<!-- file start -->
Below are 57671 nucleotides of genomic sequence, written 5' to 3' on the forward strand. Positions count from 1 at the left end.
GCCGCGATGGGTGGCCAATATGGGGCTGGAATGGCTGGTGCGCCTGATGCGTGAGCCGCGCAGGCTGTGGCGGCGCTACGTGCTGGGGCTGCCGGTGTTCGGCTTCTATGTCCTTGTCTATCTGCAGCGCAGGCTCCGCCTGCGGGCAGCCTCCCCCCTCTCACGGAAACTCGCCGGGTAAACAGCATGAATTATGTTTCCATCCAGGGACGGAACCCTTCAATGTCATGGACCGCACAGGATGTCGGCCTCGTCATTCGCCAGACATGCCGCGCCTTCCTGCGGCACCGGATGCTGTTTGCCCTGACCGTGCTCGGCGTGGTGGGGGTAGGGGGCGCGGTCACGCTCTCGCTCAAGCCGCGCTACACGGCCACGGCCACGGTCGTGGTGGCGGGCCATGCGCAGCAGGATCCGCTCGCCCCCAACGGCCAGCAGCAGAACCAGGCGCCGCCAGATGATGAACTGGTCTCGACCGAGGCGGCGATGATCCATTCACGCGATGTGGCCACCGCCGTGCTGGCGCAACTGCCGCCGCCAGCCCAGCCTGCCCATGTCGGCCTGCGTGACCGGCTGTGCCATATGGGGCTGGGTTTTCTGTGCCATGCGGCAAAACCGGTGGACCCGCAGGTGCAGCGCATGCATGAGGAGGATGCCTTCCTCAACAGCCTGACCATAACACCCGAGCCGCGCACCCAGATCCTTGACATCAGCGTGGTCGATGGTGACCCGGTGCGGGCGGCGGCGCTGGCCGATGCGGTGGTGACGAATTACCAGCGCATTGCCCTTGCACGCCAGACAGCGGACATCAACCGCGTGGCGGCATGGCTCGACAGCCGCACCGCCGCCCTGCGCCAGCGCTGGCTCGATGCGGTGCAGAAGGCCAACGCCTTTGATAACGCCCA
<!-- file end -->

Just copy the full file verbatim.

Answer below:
Below are 57671 nucleotides of genomic sequence, written 5' to 3' on the forward strand. Positions count from 1 at the left end.
GCCGCGATGGGTGGCCAATATGGGGCTGGAATGGCTGGTGCGCCTGATGCGTGAGCCGCGCAGGCTGTGGCGGCGCTACGTGCTGGGGCTGCCGGTGTTCGGCTTCTATGTCCTTGTCTATCTGCAGCGCAGGCTCCGCCTGCGGGCAGCCTCCCCCCTCTCACGGAAACTCGCCGGGTAAACAGCATGAATTATGTTTCCATCCAGGGACGGAACCCTTCAATGTCATGGACCGCACAGGATGTCGGCCTCGTCATTCGCCAGACATGCCGCGCCTTCCTGCGGCACCGGATGCTGTTTGCCCTGACCGTGCTCGGCGTGGTGGGGGTAGGGGGCGCGGTCACGCTCTCGCTCAAGCCGCGCTACACGGCCACGGCCACGGTCGTGGTGGCGGGCCATGCGCAGCAGGATCCGCTCGCCCCCAACGGCCAGCAGCAGAACCAGGCGCCGCCAGATGATGAACTGGTCTCGACCGAGGCGGCGATGATCCATTCACGCGATGTGGCCACCGCCGTGCTGGCGCAACTGCCGCCGCCAGCCCAGCCTGCCCATGTCGGCCTGCGTGACCGGCTGTGCCATATGGGGCTGGGTTTTCTGTGCCATGCGGCAAAACCGGTGGACCCGCAGGTGCAGCGCATGCATGAGGAGGATGCCTTCCTCAACAGCCTGACCATAACACCCGAGCCGCGCACCCAGATCCTTGACATCAGCGTGGTCGATGGTGACCCGGTGCGGGCGGCGGCGCTGGCCGATGCGGTGGTGACGAATTACCAGCGCATTGCCCTTGCACGCCAGACAGCGGACATCAACCGCGTGGCGGCATGGCTCGACAGCCGCACCGCCGCCCTGCGCCAGCGCTGGCTCGATGCGGTGCAGAAGGCCAACGCCTTTGATAACGCCCA